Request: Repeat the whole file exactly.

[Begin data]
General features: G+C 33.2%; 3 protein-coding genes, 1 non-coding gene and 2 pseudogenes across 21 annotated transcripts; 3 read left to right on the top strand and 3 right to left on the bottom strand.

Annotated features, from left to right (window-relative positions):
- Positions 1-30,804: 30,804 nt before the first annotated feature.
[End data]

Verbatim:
General features: G+C 33.2%; 3 protein-coding genes, 1 non-coding gene and 2 pseudogenes across 21 annotated transcripts; 3 read left to right on the top strand and 3 right to left on the bottom strand.

Annotated features, from left to right (window-relative positions):
- Positions 1-30,804: 30,804 nt before the first annotated feature.